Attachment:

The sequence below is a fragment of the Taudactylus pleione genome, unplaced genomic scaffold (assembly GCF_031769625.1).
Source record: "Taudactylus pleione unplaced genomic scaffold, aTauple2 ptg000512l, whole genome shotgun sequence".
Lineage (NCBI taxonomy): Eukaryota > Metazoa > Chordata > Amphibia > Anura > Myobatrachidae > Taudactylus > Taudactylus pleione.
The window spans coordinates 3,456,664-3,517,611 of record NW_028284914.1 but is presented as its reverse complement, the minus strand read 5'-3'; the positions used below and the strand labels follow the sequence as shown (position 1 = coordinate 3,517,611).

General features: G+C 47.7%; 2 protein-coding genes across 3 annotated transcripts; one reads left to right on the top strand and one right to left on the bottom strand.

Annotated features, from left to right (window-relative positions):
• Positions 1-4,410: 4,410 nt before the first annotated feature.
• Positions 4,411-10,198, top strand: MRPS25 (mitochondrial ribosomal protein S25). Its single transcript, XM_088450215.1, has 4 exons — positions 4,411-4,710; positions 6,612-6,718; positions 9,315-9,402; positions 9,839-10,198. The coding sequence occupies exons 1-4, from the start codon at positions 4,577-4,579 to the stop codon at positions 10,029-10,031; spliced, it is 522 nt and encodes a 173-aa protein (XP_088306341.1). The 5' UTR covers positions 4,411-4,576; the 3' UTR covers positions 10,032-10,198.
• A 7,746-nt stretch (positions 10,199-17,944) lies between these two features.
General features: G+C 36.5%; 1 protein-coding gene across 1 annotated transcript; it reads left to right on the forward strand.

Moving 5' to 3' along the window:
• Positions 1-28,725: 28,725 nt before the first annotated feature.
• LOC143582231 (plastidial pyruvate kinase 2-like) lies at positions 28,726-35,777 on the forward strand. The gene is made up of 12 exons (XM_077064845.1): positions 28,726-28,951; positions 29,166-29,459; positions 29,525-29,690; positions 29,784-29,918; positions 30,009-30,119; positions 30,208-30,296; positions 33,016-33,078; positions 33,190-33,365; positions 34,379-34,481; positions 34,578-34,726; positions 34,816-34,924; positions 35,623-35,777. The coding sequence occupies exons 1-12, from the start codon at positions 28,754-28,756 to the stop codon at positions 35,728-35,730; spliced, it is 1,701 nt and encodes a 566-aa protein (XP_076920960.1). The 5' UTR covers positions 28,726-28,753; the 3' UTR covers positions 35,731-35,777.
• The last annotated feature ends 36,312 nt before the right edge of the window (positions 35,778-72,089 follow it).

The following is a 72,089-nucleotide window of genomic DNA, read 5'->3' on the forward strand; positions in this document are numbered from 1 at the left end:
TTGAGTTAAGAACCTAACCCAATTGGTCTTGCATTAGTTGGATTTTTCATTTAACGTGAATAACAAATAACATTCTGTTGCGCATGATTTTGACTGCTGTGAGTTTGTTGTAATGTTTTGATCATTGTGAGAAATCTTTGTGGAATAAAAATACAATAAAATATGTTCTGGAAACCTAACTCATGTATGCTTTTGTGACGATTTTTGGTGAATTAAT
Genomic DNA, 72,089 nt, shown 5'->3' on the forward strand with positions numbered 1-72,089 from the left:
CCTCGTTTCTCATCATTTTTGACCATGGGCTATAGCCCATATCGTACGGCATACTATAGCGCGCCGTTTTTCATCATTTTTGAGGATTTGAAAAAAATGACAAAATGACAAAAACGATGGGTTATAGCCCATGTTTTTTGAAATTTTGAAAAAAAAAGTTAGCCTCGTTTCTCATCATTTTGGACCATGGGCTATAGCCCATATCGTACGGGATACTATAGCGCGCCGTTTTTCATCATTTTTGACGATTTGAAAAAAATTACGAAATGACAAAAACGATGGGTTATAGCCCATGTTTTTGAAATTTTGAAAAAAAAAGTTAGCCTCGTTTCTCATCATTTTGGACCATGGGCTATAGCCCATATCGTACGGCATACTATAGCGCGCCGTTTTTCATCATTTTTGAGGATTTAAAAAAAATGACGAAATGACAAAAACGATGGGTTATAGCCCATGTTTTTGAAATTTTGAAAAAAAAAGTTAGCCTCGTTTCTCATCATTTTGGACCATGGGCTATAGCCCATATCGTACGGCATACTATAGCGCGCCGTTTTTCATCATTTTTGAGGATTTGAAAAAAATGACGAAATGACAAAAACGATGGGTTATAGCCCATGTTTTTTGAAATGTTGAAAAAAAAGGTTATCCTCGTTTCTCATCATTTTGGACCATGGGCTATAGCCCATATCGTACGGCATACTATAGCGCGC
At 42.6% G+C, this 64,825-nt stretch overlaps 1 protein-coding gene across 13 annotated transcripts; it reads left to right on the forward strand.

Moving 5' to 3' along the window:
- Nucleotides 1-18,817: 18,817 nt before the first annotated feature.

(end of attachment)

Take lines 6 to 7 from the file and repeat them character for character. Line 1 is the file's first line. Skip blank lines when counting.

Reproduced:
Annotated features, from left to right (window-relative positions):
• Positions 1-4,410: 4,410 nt before the first annotated feature.